In addition to feeling overwhelmed with work/home balance, ensuring our kids have a proper education and being overloaded with an abundance of information these days, parents tend to also be more and more concerned about their child’s speech and language development. The worry of your baby being developmentally delayed is common and there are many reasons why you shouldn’t be. Here’s why.
Concern is Normal
“All babies and toddlers are different and meet their milestones at different times,” says Jessica Silverman, MA, CCC-SLP, director of Speech & Language Services at Big Blue Canopy Pediatric Gym & Therapy Services. “I have many kiddos that are late talkers but early walkers, and vice versa. Their little brains are working overtime to meet these milestones and often one gets put on hold while another is mastered/achieved.”
If you find your baby isn’t babbling all of the words you had hoped, or that baby at the weekly playdate meetup is already trying to sing “Happy Birthday,” before yours, first
things first, do not compare. Parents will immediately jump to Google, aimlessly reading up on language delays and disorders if they even think for a second their baby is “behind.” Before you jump to conclusions, know that although a vast majority of kids learn language quickly, learning at such a young age does take time and practice. If you look at the big picture, it is quite amazing how they pick up words and phrases so quickly in the first place. Give them a little grace (and yourself), and if you find that time isn’t on your side, you can always turn to your pediatrician.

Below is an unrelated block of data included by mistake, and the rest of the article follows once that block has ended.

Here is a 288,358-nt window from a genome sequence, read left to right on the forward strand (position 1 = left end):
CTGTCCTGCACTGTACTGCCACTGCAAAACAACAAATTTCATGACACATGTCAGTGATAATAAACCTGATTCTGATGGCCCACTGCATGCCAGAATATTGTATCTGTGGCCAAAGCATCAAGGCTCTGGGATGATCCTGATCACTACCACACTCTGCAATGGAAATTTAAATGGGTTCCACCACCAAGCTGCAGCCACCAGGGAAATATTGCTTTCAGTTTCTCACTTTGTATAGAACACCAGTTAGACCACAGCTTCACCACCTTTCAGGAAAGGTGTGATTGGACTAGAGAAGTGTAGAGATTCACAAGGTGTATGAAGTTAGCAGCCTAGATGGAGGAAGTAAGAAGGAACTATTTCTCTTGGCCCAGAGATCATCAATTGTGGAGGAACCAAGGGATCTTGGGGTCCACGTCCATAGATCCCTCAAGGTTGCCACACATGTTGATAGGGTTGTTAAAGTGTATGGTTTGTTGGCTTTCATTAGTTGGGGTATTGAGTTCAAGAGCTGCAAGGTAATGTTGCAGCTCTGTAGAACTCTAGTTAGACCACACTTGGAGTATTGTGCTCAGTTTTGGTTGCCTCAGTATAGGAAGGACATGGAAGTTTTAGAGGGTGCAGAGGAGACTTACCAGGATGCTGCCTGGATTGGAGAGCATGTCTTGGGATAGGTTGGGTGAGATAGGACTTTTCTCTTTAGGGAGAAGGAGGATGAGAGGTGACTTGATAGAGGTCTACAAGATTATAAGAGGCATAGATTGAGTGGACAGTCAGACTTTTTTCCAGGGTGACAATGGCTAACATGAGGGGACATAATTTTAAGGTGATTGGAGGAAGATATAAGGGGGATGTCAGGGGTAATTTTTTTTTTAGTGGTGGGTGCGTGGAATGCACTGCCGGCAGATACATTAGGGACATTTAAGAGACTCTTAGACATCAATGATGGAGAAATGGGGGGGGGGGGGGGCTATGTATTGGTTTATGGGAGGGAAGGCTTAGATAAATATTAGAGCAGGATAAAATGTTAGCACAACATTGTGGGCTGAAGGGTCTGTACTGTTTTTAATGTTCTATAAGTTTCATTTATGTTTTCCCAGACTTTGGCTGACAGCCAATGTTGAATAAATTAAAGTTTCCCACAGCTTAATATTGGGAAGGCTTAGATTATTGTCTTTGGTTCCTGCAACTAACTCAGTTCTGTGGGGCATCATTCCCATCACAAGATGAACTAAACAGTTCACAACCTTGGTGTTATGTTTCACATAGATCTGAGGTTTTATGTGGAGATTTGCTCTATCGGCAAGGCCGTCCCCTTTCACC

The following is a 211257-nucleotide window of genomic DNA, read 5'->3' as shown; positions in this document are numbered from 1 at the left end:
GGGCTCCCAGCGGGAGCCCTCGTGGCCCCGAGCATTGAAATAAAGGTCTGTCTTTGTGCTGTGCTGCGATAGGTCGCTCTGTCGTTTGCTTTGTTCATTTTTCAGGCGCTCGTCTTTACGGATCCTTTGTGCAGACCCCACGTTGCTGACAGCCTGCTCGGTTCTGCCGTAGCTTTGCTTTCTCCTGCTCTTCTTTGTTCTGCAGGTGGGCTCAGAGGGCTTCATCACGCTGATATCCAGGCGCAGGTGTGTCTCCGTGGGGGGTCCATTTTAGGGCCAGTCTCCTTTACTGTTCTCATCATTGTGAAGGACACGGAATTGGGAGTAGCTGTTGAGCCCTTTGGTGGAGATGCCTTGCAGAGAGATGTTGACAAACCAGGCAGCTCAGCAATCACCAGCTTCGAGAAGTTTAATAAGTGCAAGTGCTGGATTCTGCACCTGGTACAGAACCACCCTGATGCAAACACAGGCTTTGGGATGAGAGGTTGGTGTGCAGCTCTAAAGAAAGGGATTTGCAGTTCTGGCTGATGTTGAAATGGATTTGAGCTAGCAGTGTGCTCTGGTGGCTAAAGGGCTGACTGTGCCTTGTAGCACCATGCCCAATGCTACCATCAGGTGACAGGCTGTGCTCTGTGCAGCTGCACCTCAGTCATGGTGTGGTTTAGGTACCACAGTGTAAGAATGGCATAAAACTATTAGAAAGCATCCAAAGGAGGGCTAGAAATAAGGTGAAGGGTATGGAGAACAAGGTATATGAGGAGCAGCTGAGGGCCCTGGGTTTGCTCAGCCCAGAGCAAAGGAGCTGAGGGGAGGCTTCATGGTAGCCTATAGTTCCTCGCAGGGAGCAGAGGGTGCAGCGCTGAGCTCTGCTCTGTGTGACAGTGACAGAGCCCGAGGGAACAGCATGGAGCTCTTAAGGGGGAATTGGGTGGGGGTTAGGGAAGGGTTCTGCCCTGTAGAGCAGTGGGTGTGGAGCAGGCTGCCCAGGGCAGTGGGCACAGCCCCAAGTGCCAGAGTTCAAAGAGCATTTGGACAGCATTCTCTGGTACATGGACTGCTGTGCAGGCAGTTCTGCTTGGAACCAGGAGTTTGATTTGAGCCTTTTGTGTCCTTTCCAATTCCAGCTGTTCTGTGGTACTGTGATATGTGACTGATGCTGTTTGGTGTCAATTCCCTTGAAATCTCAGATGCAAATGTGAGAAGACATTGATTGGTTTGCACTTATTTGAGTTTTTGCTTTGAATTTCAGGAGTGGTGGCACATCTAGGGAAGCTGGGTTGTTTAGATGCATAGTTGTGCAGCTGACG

“I always try to let parents know that the early intervention age is incredible when it comes to listening to spoken language and learning to speak,” says Silverman. “I often make the analogy that our 0 – 3 age kiddos are like little sponges, soaking up the language that they hear and that they are exposed to on a daily basis.”
If you have turned to speech therapy and you are worried your little one is quiet initially at the start of treatment, don’t panic, assures Silverman. This is common with toddlers, and they are being far more productive than you may think.
“These kiddos are constantly soaking up the language during tasks,” she continues. “ I have had many parents tell me, ‘He/she was so quiet the entire 30 minutes with you but after we left, they said many of the words you used in therapy on the drive home.’”
How Babies Learn
Simply said, babies learn from you (and everyone else around them). One tip on helping your baby speak, is to talk, talk talk! The more you interact and speak with your baby throughout the day, the more your baby will pick up the language.